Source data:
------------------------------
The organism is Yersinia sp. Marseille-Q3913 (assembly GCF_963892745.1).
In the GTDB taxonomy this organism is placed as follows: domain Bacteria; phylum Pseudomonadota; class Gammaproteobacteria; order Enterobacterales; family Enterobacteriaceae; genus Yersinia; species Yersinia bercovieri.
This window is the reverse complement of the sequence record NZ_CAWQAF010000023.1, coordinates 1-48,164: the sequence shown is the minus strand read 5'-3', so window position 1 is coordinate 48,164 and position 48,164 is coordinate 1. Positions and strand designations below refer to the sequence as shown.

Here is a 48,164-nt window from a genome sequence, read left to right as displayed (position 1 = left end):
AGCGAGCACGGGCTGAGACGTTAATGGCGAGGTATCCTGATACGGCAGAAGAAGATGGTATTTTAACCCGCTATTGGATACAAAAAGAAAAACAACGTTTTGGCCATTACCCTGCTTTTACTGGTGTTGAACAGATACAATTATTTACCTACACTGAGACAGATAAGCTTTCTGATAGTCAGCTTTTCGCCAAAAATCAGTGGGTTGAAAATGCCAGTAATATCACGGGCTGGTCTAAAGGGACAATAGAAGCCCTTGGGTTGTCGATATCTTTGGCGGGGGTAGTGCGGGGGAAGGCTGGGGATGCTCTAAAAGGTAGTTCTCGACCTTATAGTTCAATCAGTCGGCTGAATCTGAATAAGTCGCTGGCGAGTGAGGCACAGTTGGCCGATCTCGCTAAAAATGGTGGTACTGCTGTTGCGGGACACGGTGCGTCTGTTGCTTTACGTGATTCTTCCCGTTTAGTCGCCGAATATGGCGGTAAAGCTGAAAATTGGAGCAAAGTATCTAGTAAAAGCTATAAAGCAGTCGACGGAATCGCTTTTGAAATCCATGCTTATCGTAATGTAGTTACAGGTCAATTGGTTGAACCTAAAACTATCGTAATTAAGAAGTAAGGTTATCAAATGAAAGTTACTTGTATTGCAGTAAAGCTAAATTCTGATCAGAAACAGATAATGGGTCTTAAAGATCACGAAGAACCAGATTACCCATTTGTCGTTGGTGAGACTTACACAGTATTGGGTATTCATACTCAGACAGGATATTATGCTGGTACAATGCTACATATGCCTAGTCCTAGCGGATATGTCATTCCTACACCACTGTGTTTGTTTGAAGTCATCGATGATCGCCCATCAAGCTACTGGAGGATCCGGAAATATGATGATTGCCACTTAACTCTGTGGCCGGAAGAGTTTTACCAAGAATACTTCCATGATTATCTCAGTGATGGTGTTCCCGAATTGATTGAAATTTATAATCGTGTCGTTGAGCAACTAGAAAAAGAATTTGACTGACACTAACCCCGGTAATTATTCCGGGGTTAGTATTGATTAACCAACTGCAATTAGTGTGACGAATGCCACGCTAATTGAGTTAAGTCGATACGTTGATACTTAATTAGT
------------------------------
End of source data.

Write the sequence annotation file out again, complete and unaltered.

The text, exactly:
The organism is Yersinia sp. Marseille-Q3913 (assembly GCF_963892745.1).
In the GTDB taxonomy this organism is placed as follows: domain Bacteria; phylum Pseudomonadota; class Gammaproteobacteria; order Enterobacterales; family Enterobacteriaceae; genus Yersinia; species Yersinia bercovieri.
This window is the reverse complement of the sequence record NZ_CAWQAF010000023.1, coordinates 1-48,164: the sequence shown is the minus strand read 5'-3', so window position 1 is coordinate 48,164 and position 48,164 is coordinate 1. Positions and strand designations below refer to the sequence as shown.

Here is a 48,164-nt window from a genome sequence, read left to right as displayed (position 1 = left end):
AGCGAGCACGGGCTGAGACGTTAATGGCGAGGTATCCTGATACGGCAGAAGAAGATGGTATTTTAACCCGCTATTGGATACAAAAAGAAAAACAACGTTTTGGCCATTACCCTGCTTTTACTGGTGTTGAACAGATACAATTATTTACCTACACTGAGACAGATAAGCTTTCTGATAGTCAGCTTTTCGCCAAAAATCAGTGGGTTGAAAATGCCAGTAATATCACGGGCTGGTCTAAAGGGACAATAGAAGCCCTTGGGTTGTCGATATCTTTGGCGGGGGTAGTGCGGGGGAAGGCTGGGGATGCTCTAAAAGGTAGTTCTCGACCTTATAGTTCAATCAGTCGGCTGAATCTGAATAAGTCGCTGGCGAGTGAGGCACAGTTGGCCGATCTCGCTAAAAATGGTGGTACTGCTGTTGCGGGACACGGTGCGTCTGTTGCTTTACGTGATTCTTCCCGTTTAGTCGCCGAATATGGCGGTAAAGCTGAAAATTGGAGCAAAGTATCTAGTAAAAGCTATAAAGCAGTCGACGGAATCGCTTTTGAAATCCATGCTTATCGTAATGTAGTTACAGGTCAATTGGTTGAACCTAAAACTATCGTAATTAAGAAGTAAGGTTATCAAATGAAAGTTACTTGTATTGCAGTAAAGCTAAATTCTGATCAGAAACAGATAATGGGTCTTAAAGATCACGAAGAACCAGATTACCCATTTGTCGTTGGTGAGACTTACACAGTATTGGGTATTCATACTCAGACAGGATATTATGCTGGTACAATGCTACATATGCCTAGTCCTAGCGGATATGTCATTCCTACACCACTGTGTTTGTTTGAAGTCATCGATGATCGCCCATCAAGCTACTGGAGGATCCGGAAATATGATGATTGCCACTTAACTCTGTGGCCGGAAGAGTTTTACCAAGAATACTTCCATGATTATCTCAGTGATGGTGTTCCCGAATTGATTGAAATTTATAATCGTGTCGTTGAGCAACTAGAAAAAGAATTTGACTGACACTAACCCCGGTAATTATTCCGGGGTTAGTATTGATTAACCAACTGCAATTAGTGTGACGAATGCCACGCTAATTGAGTTAAGTCGATACGTTGATACTTAATTAGT